Different types of stones look different because they are different in composition and in how they were formed deep in the earth. Therefore the surface finish and properties of each type of natural stone will differ. It is normal for most natural stones to have minor “flaws” such as small fissures, color variation, light surface pitting, resin filled occlusions and fissures, and small variances on the lustre of the finish.
A stone countertop surface will not be flawless. Some natural stones are near perfect – Such as the hard quartzites. Some granite and marble species have less “flaws” than others. However, most natural stones form a hard and beautiful surface that is inert (will not self-change).
An idiomatic phrase that can be helpful in making decisions about natural stone is the following:
“ not seeing the forest for the trees”
If you are a person that will look at the “forest” and not focus on the “trees” then natural stone is a good choice for you. Conversely, if you are a person that will focus only on the “trees”, then choose your material carefully to avoid disappointment because somewhere there will be minor flaws.
Granite quartzite and marble can come fissured from the earth and cannot be “unfissured”. Fissures are natural cracks and many beautiful stones (most marbles and granites like bianco antico, antique brown, delicatus and some quartzites) are naturally fissured. When the stone slabs/sheets are cut from the large blocks, most surface flaws are repaired by the slab manufacturer with resins to repair and improve the surface finish. But inside the material it stays natural and fissured. Some of the interesting surface features of stone are a result of the underlining fissures.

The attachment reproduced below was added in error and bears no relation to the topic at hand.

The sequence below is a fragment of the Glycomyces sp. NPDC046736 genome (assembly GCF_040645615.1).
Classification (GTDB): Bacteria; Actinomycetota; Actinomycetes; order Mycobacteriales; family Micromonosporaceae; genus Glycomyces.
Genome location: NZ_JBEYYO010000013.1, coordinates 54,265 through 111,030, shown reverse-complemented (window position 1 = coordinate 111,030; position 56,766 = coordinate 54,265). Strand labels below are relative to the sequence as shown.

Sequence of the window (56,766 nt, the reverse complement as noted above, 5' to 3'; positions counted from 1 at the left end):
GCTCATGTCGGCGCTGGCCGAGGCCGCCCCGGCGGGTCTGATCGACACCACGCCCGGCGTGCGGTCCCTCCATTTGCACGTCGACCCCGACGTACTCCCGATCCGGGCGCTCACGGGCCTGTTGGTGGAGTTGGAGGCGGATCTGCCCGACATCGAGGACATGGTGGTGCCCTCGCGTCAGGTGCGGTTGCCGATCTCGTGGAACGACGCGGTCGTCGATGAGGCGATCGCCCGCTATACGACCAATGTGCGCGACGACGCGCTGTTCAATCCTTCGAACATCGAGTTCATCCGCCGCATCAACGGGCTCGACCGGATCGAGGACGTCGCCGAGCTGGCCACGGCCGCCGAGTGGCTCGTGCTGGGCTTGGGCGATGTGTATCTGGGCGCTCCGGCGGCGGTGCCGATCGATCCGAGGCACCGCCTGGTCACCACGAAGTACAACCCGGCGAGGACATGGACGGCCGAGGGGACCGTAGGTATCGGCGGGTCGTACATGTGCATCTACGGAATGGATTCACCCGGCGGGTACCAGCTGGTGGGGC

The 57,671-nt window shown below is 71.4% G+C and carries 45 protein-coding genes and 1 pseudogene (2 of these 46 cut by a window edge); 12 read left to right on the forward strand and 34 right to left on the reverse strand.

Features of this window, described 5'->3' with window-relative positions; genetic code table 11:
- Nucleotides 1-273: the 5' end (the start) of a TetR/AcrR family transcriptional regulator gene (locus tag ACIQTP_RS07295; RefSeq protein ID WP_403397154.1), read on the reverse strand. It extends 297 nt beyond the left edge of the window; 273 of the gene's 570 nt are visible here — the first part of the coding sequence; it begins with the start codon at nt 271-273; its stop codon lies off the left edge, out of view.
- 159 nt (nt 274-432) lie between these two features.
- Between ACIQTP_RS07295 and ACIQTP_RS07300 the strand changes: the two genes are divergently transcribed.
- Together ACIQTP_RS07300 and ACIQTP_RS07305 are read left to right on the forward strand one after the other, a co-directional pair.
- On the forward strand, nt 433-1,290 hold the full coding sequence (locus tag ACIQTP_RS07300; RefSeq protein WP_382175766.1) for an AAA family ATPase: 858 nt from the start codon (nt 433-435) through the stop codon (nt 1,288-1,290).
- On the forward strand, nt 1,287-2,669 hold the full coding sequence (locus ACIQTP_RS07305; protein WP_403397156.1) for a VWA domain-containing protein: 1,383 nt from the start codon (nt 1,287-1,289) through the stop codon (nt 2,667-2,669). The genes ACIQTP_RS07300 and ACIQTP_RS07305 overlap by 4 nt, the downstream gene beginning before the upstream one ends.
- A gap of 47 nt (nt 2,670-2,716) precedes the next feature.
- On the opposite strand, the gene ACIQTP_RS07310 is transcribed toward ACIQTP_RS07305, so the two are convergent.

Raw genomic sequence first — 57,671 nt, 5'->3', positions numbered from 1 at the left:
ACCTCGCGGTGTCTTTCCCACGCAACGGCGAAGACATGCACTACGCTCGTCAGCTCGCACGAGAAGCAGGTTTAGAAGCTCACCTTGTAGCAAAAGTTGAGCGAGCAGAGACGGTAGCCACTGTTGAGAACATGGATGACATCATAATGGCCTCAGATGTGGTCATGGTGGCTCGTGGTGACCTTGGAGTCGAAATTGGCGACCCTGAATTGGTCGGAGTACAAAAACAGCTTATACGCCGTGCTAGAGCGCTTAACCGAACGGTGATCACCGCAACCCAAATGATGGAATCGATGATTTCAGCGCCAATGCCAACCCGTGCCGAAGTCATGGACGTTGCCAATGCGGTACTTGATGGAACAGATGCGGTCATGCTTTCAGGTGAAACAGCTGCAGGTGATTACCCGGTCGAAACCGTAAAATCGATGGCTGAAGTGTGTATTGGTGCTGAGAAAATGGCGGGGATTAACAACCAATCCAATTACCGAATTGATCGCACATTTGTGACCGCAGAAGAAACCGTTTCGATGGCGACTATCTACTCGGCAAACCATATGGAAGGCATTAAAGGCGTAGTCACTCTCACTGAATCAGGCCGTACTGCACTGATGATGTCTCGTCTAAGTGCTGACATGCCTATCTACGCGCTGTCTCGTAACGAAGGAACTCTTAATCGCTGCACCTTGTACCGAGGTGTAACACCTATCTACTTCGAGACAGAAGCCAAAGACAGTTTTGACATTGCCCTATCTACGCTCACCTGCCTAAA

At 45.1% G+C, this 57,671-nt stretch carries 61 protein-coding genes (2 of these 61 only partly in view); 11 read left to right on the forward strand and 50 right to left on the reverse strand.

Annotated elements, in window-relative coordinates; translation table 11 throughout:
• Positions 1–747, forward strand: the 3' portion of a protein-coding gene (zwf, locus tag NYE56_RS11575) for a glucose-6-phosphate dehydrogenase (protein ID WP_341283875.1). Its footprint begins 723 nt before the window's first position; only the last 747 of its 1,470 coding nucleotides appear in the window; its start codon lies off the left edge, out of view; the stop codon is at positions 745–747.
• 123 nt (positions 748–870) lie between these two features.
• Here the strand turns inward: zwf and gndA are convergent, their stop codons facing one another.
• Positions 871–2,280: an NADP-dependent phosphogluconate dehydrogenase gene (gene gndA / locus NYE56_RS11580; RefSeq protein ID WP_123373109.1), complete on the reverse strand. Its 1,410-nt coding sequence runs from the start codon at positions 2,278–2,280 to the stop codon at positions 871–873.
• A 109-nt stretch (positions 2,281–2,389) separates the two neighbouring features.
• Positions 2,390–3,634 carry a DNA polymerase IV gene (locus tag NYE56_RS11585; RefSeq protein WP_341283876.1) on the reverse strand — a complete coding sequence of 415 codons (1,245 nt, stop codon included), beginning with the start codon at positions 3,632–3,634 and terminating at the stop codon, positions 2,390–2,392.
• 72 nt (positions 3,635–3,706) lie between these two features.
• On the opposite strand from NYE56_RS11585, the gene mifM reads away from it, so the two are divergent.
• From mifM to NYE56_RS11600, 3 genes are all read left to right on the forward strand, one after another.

Running your fingernail along the surface of the material to feel “cracks” only confirms the natural properties of the material.
It is possible for a fissure to open up. If so, a resin is applied to seal the open fissure. The resin forms a strong bond. During fabrication steel or fiberglass bars are often inserted inside the stone along the edge to provide extra strength. There is no need to worry that fissures will cause the stone to fall apart at the sink or anywhere else—it will not.
Can be caused by natural occlusions (empty pockets as could be created by trapped gas), metallic minerals, crystal grain boundaries, etc. The depth of the pitting is minimal – just below the surface and is visible on reflected light. From a stone point of view this type of surface texture is normal and to be expected for nearly all granites and marbles.